TOWANDA - During construction of the MARC I gas transmission line this year, measures will be taken to shield students in the Wyalusing Valley Elementary School from noise and to protect the school district's water well from contamination, representatives from companies involved in the construction told the Wyalusing School Board on Thursday.

The 30-inch wide, 39-mile-long pipeline will be installed 897 feet from the elementary school, said Mike LeRose, director of engineering at Central New York Oil & Gas, who spoke Thursday at an informational meeting on the pipeline, hosted by the Wyalusing School Board.

Workers will spend two months boring beneath the Susquehanna River near the Wyalusing School District's campus, and installing the pipeline 40 feet underneath the bottom of the river, said Ted Foltz of Michels Directional Drilling.

Noise-producing equipment used to drill underneath the river will be located 875 feet from the elementary school, said Paul Kiteck, a noise consultant hired by Central New York Oil & Gas, which is building the pipeline.

To shield the school from the noise, sound barriers, 10 to 16 feet high, will be installed around the drilling equipment, Kiteck said.

Just outside the elementary school's walls, "we anticipate the noise" from the drilling "will be not greater than or even lower than the ambient noise" that exists there now, Kiteck said.

Work to drill under the river could start in February or early March, Foltz said.

All of the drilling equipment will be in a containment areas, in case any leaking of fluids occurs, according to Central New York Oil & Gas. There will also be a full-time environmental inspector at the drilling site, the company said.

The well that produces drinking water for the elementary school and the Wyalusing Valley Junior/Senior High School is located behind the elementary school.

Central New York Oil & Gas officials said the pipeline would not pose any danger to students in the school, as it will be designed to meet federal regulations.

Under federal regulations, Central New York Oil & Gas will be required to make regular inspections of the pipeline to look for corrosion and the construction of anything in a 50-foot right of way surrounding the pipeline, LeRose said in an interview after the meeting.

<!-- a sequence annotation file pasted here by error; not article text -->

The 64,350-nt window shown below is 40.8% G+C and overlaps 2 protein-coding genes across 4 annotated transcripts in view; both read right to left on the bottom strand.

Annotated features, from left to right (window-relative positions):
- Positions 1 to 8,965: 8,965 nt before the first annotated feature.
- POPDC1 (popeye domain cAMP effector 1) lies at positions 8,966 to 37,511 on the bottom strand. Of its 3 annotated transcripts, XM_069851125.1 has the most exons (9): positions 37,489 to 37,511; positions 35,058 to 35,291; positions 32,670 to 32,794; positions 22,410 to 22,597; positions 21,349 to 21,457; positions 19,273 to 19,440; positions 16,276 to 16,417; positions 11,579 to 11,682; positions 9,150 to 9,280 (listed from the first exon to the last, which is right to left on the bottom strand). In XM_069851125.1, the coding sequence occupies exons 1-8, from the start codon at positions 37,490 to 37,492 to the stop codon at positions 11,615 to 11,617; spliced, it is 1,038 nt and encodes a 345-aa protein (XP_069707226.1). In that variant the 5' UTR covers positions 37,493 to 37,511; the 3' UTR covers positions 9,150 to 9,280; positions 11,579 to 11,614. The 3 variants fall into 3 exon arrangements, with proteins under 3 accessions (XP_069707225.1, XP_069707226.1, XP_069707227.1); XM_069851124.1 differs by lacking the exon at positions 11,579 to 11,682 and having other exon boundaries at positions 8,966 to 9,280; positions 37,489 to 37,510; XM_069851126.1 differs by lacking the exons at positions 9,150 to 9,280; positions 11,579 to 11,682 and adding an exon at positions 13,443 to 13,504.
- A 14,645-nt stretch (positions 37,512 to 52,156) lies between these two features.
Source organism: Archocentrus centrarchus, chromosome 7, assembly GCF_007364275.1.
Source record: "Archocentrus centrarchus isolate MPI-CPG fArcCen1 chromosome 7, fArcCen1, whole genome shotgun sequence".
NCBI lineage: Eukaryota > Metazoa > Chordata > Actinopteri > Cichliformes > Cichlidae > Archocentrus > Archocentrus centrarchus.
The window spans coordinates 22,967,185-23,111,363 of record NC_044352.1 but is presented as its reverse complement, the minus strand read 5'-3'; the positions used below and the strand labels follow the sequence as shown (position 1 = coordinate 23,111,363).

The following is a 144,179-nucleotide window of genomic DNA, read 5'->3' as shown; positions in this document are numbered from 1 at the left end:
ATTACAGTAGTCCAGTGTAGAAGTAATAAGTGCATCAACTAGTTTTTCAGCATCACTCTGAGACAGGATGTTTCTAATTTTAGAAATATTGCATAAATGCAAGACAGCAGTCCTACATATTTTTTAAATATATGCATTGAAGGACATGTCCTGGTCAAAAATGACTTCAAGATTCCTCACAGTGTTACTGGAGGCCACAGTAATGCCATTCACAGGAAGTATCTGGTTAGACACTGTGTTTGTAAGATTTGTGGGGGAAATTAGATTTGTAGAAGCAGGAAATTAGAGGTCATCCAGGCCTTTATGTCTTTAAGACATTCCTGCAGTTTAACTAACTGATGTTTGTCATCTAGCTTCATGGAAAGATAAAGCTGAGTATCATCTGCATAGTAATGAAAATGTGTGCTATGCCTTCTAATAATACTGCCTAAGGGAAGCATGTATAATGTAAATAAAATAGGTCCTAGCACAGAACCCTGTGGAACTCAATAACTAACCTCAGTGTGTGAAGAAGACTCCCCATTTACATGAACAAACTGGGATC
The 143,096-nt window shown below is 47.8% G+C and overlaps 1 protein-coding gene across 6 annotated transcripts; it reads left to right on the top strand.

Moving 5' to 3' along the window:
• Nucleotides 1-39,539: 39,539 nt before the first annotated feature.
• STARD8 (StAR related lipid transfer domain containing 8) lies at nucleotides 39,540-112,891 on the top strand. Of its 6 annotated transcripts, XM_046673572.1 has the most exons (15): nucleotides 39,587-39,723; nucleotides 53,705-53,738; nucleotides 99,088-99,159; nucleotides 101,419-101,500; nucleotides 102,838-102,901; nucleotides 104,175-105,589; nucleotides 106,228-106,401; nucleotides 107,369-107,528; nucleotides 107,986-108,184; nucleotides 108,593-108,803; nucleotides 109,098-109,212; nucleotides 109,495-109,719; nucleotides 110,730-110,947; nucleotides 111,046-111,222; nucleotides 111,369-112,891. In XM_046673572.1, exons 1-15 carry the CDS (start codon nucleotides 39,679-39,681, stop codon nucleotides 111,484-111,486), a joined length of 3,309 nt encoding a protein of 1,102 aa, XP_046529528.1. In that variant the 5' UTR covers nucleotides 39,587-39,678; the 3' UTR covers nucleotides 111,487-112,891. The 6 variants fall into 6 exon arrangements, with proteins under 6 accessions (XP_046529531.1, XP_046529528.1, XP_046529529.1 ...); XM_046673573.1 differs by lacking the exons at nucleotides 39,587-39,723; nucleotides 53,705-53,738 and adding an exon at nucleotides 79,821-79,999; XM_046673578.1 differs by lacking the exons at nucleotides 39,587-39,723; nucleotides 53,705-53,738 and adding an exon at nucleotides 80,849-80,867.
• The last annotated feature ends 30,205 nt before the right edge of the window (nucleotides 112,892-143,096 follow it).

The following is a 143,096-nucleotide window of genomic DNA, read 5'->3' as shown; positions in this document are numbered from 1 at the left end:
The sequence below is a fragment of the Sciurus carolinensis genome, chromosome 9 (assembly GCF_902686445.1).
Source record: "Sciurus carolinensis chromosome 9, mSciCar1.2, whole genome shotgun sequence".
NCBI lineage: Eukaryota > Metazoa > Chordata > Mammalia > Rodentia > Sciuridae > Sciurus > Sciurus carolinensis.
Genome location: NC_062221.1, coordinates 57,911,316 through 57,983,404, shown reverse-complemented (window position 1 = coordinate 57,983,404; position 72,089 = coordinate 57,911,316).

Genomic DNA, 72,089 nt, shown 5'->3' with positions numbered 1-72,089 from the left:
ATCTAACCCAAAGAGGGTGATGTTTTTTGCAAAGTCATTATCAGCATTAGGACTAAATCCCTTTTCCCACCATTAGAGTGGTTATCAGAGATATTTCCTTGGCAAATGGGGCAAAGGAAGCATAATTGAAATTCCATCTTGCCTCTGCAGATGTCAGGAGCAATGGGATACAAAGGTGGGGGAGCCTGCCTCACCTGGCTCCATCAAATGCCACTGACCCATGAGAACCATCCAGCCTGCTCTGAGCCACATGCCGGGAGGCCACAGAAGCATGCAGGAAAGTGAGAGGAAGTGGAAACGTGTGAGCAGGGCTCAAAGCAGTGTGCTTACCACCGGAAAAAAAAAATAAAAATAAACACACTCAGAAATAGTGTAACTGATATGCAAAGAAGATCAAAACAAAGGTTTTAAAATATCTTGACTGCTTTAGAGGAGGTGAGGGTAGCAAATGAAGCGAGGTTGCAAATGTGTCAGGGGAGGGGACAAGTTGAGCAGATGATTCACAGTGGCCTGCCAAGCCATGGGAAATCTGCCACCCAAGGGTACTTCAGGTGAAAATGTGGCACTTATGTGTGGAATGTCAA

Construction of buildings cannot occur within the 50-foot right-of-way, he said.

LeRose said he has seen schools located much closer to gas transmission lines the Wyalusing Valley Elementary School will be.

At the Bradford County commissioners' meeting on Thursday, Standing Stone Township resident Diane Ward had said that Central New York Oil & Gas had failed to include information about the existence of the Wyalusing Valley Elementary School in the documents it submitted to the Federal Energy Regulatory Commission when it asked FERC to approve the pipeline. For example, she said, when FERC approved the pipeline in November, it was using a map that was provided to it by CNYO&G which did have the elementary school marked on it, she said.

But representatives of Central New York Oil & Gas said at Thursday's meeting that FERC was aware of the existence of the elementary school before it approved the pipeline, and had not raised concerns about the location of the school.

Randy Parker, construction manager for Central New York Oil & Gas, said that a project manager from FERC had seen the Wyalusing Valley Elementary School under construction, months before FERC approved the pipeline.

The Wyalusing Valley Elementary School opened about three months before the pipeline was approved by FERC.

James Loewenstein can be reached at (570) 265-1633; or email: jloewenstein@thedailyreview.